Step 3: Link Google Analytics
Once your site is verified, the next step is to link it to Google Analytics. This allows the two accounts to share information, providing even more data for you to analyze. To do this, click on the property name in the dashboard, select “Google Analytics property” from the drop-down menu under the gear, select the appropriate Google Analytics profile on the next screen, and press save.
Step 4: Add a Sitemap
One key benefit of Search Console is you can make sure Google is crawling your site properly and indexing all relevant pages. To do this, you need to add a sitemap in one of the formats supported by Google. Most people recommend an XML sitemap, which can also be submitted to other search engines.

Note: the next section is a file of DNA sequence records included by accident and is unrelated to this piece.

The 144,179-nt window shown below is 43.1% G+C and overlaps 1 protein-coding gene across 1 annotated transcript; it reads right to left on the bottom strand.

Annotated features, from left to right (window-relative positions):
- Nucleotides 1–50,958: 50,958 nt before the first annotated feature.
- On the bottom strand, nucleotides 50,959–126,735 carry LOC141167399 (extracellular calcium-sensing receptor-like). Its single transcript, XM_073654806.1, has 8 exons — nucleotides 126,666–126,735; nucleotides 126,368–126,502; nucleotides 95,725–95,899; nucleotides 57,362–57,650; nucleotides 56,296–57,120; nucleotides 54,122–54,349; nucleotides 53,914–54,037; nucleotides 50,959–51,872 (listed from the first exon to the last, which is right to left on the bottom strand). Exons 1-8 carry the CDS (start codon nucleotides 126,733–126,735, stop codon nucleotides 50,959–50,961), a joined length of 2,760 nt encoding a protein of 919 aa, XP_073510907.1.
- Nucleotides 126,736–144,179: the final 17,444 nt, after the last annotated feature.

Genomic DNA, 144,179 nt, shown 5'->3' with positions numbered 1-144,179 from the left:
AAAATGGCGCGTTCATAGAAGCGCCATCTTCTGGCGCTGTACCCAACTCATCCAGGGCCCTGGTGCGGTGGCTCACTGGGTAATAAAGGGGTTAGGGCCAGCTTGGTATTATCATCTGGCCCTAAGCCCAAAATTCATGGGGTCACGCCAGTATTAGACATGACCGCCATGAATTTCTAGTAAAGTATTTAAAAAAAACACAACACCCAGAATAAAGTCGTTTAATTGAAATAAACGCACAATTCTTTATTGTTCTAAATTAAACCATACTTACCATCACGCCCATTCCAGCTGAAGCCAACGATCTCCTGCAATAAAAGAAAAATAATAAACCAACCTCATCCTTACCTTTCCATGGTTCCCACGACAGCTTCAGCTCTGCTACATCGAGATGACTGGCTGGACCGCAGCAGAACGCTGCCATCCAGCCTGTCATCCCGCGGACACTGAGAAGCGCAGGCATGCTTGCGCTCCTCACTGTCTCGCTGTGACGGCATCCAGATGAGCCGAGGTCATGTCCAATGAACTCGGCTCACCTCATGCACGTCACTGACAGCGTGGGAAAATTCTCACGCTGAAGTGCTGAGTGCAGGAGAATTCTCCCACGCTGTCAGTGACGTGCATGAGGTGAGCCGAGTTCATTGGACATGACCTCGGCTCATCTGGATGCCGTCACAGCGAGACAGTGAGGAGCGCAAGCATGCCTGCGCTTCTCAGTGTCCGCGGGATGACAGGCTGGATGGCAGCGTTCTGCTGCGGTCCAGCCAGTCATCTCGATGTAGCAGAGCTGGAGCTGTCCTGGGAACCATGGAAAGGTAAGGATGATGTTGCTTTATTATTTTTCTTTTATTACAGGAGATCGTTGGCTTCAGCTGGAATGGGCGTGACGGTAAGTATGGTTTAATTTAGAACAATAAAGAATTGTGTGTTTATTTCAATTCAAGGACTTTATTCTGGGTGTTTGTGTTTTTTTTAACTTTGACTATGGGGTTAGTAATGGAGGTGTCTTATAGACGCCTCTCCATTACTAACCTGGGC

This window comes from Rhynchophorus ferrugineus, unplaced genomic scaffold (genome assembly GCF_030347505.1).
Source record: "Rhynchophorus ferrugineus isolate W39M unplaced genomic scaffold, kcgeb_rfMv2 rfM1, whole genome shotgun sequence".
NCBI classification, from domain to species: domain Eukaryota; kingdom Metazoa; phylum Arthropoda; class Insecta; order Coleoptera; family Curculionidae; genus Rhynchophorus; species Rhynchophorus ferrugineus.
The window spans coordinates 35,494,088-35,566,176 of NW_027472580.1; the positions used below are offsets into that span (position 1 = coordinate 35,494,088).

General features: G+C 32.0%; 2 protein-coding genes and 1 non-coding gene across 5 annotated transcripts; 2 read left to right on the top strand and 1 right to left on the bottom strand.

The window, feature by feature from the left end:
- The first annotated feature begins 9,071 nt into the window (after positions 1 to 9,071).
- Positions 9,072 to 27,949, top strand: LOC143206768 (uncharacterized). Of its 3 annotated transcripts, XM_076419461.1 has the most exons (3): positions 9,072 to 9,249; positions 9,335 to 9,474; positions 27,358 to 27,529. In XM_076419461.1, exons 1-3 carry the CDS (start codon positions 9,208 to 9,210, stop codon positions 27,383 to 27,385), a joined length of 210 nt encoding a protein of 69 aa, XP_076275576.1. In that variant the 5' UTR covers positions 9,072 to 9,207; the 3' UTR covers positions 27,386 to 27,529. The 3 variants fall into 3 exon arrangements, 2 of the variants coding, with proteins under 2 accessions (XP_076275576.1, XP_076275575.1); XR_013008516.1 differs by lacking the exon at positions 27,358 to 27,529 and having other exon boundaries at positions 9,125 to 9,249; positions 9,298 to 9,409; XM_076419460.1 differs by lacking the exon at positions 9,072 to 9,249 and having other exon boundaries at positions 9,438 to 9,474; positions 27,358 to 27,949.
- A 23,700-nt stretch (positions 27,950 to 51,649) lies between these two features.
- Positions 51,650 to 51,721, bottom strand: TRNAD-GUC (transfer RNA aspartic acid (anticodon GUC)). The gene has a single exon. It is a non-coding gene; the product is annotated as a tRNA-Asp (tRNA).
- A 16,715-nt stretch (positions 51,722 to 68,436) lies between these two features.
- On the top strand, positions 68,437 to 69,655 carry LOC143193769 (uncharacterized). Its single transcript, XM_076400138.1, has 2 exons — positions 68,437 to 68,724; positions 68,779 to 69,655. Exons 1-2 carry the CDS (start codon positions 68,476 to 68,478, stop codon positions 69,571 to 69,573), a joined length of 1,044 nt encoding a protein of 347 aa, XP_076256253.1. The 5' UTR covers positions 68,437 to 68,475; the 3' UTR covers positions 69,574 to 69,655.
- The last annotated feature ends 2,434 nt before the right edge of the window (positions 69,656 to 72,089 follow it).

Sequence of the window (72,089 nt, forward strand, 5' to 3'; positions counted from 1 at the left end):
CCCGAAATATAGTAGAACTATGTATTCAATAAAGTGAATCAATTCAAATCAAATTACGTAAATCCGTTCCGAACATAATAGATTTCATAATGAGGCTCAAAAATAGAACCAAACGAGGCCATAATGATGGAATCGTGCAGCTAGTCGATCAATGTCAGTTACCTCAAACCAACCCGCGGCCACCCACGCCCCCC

One way to create a sitemap is to use an online tool like XML-Sitemaps.com. But for WordPress-based sites, it’s even easier to get your sitemap using Yoast SEO. Click on the “XML Sitemaps” link in the WordPress dashboard, ensure the sitemap function is enabled, and then click on the appropriate button to see links to your sitemaps.
Grab the URL you need (I usually upload the posts and pages sitemaps), and then go back to Search Console. Navigate to Crawl > Sitemaps > Add/Test Sitemap. Paste the relevant part of the URL (Google includes the start of this by default), and then refresh to see your sitemap data.
Tip: If you’re using Yoast, you can simply edit the URL of the sitemap to add it to a different property. Although my site is HTTPS and WWW, I was able to remove the WWW part of the URL in order to add the sitemap to the non-WWW property in Search Console.